Like most people I know these days, I met Dan because durian. Dan regularly posts on Facebook groups for durian lovers (yes, these exist) but it took me a little while to figure out that not only was Dan eating durian, he also sources and sells them at his tidy little restaurant in Kota Damansara, on the outskirts of KL, and even has a guerilla durian garden.
Dan was born into the restaurant business. His brothers and parents still own and operate Yum Yum Restaurant in Ipoh, but Dan had some original ideas he wanted to implement. So in 2010 Little Yum Yum was born.
I’m sure there are many ways Little Yum Yum is distinct from its parent, but the way that caught my attention is that Dan grows a lot of his own ingredients in an urban food garden right there in the parking lot.
That includes his own durian tree. No joke.
That, my activist friends, is probably the world’s first Food Not Lawns to include durian bombs.
Actually, Dan assured me that they plan to tie the fruits to the trees, so no one’s car will ever be damaged.
It’s an orchard carpark, which I have to say is pretty genius.
He also grows lemongrass and other herbs, and a few pineapples in the meridian between the concrete desert.
The greens for the veggie dishes grow in pots along one side of the outdoor seating area.
I love this idea, as a consumer, to be able to walk up and see my food growing, watch them chop it off the plant, and then eat it just minutes later.
Those greens looked so good, I was really tempted to order them. Although Little Yum Yum is not vegan or vegetarian, the menu is surprisingly vegan-friendly.
My eye was drawn to the page of greenness, most of which was either vegan or could easily be made vegan, since Dan is pretty hip and is pretty clued in to the meaning of “vegan.”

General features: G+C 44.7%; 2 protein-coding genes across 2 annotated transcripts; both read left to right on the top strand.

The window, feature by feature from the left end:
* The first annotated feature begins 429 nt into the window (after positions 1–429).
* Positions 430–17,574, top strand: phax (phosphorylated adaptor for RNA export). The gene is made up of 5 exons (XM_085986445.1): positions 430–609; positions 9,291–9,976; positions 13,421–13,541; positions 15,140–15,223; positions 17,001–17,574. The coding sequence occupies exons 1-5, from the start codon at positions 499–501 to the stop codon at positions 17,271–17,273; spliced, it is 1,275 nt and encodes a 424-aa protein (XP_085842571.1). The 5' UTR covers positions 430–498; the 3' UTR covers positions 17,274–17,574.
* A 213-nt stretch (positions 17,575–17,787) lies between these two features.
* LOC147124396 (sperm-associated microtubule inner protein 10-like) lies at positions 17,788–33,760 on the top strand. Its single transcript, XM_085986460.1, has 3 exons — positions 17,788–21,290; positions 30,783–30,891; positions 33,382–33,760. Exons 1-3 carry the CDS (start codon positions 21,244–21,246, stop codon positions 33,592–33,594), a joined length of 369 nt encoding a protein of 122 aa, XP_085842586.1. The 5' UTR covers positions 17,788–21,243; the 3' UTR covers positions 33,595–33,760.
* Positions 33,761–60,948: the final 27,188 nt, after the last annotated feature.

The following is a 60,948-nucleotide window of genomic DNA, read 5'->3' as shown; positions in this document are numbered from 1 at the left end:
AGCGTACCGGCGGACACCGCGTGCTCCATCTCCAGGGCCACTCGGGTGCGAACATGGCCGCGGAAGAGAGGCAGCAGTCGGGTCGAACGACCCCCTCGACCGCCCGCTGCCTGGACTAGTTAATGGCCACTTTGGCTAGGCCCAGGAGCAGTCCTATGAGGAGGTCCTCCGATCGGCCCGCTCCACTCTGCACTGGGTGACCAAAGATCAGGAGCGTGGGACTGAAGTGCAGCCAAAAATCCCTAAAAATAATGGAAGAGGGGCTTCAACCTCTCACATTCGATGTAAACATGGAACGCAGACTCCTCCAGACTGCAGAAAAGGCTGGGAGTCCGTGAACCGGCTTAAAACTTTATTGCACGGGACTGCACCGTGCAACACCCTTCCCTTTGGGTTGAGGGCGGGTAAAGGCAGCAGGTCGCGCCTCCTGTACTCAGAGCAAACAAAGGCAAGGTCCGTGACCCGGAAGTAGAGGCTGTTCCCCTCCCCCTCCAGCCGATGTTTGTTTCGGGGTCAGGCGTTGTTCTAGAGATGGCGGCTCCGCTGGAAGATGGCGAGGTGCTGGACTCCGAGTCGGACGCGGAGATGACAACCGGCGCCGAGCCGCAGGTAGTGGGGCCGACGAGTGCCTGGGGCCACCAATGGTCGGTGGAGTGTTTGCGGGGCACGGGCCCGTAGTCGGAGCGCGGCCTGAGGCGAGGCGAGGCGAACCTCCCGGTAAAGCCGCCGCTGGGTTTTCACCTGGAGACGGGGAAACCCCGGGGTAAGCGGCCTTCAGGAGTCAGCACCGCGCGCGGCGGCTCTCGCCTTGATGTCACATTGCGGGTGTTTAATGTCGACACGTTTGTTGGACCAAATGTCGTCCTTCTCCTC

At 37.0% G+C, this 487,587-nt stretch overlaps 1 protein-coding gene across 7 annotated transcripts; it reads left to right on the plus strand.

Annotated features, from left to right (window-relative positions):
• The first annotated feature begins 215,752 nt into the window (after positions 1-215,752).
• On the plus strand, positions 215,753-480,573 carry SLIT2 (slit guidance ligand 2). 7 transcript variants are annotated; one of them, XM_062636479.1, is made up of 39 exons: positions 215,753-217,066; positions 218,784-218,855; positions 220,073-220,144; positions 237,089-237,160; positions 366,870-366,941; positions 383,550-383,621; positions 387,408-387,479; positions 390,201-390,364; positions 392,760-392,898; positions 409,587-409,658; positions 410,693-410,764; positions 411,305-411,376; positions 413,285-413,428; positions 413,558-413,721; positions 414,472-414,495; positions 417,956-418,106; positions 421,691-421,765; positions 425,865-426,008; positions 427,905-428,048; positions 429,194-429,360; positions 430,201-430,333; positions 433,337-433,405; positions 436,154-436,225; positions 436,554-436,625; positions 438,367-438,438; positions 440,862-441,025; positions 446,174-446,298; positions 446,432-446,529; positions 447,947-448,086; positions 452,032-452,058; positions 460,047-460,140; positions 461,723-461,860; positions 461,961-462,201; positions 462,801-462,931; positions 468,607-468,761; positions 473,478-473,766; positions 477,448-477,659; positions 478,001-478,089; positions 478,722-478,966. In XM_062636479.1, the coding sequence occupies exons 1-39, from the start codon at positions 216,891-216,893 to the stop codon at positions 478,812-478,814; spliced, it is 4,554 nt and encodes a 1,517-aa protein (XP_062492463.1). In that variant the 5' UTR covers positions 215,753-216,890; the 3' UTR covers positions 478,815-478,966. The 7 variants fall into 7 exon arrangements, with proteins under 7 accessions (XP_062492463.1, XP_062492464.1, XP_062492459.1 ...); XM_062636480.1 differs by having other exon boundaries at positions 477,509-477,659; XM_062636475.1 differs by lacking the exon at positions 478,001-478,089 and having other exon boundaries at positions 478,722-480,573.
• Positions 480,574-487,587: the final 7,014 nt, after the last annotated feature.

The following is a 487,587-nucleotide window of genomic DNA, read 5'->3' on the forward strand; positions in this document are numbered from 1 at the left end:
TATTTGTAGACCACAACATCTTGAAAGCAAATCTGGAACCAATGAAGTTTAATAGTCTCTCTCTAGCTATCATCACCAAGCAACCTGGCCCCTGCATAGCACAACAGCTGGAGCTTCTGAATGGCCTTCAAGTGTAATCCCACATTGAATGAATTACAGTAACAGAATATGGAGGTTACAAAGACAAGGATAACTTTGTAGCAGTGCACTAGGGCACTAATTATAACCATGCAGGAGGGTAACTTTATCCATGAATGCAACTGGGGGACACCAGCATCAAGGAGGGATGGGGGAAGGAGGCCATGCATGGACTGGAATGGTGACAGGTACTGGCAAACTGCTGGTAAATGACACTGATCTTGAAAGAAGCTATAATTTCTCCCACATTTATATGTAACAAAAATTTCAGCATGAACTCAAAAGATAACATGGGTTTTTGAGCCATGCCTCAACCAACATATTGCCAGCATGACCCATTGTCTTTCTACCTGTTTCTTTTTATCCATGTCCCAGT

But on that particular day, all we had stomach for was Dan’s premium durian cendol.
It was hot. And we’d been eating durian all day in Hulu Langat. All we really wanted was something cold and liquidy, and the durian offered with the cendol sounded pretty good.
You’d think it’d be hard to go wrong with a durian cendol, but too often the durian topping is not very good.
For example, the durian cendol I had in Malacca tasted like the durian was mixed with sugar and possibly rubber and frozen before being added to my cendol.
The one at Durian Cafe in KL was better, but the durian was also kind of a secondary afterthought.
In Dan’s cendol, the durian is the main feature. He serves it with whole fresh durian of various varieties, depending on what’s in season. Mine came with D2.
Overall, I give this cendol a thumbs up. It had plenty of ice, soft slurpy cendol noodles, and some beautiful D to go on top.
I can’t wait until Dan is serving his cendol with durian harvested in the carpark!
How to Get to Little Yum Yum
Check out their Facebook Page for durian updates at both Yum Yum and Little Yum Yum.
Address: E-G, 45, Jalan Teknologi 3/9, Kota Damansara, Selangor
Super inspiring story, thanks for sharing.